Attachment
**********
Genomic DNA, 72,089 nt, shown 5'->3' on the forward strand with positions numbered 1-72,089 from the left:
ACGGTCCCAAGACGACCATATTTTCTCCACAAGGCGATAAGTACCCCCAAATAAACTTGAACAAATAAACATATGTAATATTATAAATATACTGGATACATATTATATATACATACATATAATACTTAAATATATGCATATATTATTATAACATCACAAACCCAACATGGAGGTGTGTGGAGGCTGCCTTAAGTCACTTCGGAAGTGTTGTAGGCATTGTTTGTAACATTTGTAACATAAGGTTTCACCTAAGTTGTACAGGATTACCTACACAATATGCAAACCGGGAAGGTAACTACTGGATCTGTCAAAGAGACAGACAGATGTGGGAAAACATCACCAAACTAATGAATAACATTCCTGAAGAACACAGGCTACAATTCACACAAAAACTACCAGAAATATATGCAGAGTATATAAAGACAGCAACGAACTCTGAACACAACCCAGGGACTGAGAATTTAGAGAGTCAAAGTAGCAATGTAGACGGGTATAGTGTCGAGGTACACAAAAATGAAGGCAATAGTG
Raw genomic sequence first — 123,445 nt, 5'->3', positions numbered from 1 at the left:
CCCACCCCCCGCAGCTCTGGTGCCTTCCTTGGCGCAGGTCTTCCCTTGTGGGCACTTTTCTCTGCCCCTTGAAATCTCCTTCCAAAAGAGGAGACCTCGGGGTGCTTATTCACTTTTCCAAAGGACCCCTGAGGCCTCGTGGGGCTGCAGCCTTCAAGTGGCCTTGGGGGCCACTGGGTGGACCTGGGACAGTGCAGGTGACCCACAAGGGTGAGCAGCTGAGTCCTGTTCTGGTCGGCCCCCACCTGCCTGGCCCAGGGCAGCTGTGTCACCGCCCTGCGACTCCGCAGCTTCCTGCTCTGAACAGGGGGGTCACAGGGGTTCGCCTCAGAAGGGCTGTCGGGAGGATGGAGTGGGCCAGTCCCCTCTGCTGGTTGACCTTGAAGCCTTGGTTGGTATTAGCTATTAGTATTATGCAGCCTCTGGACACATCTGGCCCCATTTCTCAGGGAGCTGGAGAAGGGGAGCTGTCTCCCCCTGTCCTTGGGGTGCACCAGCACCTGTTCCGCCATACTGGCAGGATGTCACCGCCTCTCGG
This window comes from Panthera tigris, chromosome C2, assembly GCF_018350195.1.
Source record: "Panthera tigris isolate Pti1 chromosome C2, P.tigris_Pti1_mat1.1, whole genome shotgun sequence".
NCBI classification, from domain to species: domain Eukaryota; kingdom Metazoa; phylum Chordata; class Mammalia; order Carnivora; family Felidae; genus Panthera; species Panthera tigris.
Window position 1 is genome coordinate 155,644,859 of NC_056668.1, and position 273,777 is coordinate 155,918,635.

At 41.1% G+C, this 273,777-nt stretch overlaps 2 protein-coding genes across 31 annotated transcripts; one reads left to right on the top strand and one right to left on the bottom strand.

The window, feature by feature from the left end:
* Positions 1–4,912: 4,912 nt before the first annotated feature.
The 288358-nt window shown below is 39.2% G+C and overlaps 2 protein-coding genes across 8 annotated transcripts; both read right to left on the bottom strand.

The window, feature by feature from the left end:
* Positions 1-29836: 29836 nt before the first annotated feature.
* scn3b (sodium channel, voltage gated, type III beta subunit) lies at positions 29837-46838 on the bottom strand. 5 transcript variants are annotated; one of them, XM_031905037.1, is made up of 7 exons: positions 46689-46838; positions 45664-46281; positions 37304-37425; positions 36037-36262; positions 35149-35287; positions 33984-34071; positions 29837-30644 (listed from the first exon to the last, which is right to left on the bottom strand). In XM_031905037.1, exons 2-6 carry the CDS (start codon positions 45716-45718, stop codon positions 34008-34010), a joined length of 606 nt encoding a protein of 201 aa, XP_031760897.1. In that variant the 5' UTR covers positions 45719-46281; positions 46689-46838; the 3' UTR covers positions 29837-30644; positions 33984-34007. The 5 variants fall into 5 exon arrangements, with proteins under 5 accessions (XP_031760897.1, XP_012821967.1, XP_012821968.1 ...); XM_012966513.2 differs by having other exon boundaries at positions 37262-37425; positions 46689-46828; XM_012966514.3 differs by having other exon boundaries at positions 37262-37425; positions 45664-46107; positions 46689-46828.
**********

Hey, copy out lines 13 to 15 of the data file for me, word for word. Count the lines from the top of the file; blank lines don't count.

The window, feature by feature from the left end:
* Positions 1-29836: 29836 nt before the first annotated feature.
* scn3b (sodium channel, voltage gated, type III beta subunit) lies at positions 29837-46838 on the bottom strand. 5 transcript variants are annotated; one of them, XM_031905037.1, is made up of 7 exons: positions 46689-46838; positions 45664-46281; positions 37304-37425; positions 36037-36262; positions 35149-35287; positions 33984-34071; positions 29837-30644 (listed from the first exon to the last, which is right to left on the bottom strand). In XM_031905037.1, exons 2-6 carry the CDS (start codon positions 45716-45718, stop codon positions 34008-34010), a joined length of 606 nt encoding a protein of 201 aa, XP_031760897.1. In that variant the 5' UTR covers positions 45719-46281; positions 46689-46838; the 3' UTR covers positions 29837-30644; positions 33984-34007. The 5 variants fall into 5 exon arrangements, with proteins under 5 accessions (XP_031760897.1, XP_012821967.1, XP_012821968.1 ...); XM_012966513.2 differs by having other exon boundaries at positions 37262-37425; positions 46689-46828; XM_012966514.3 differs by having other exon boundaries at positions 37262-37425; positions 45664-46107; positions 46689-46828.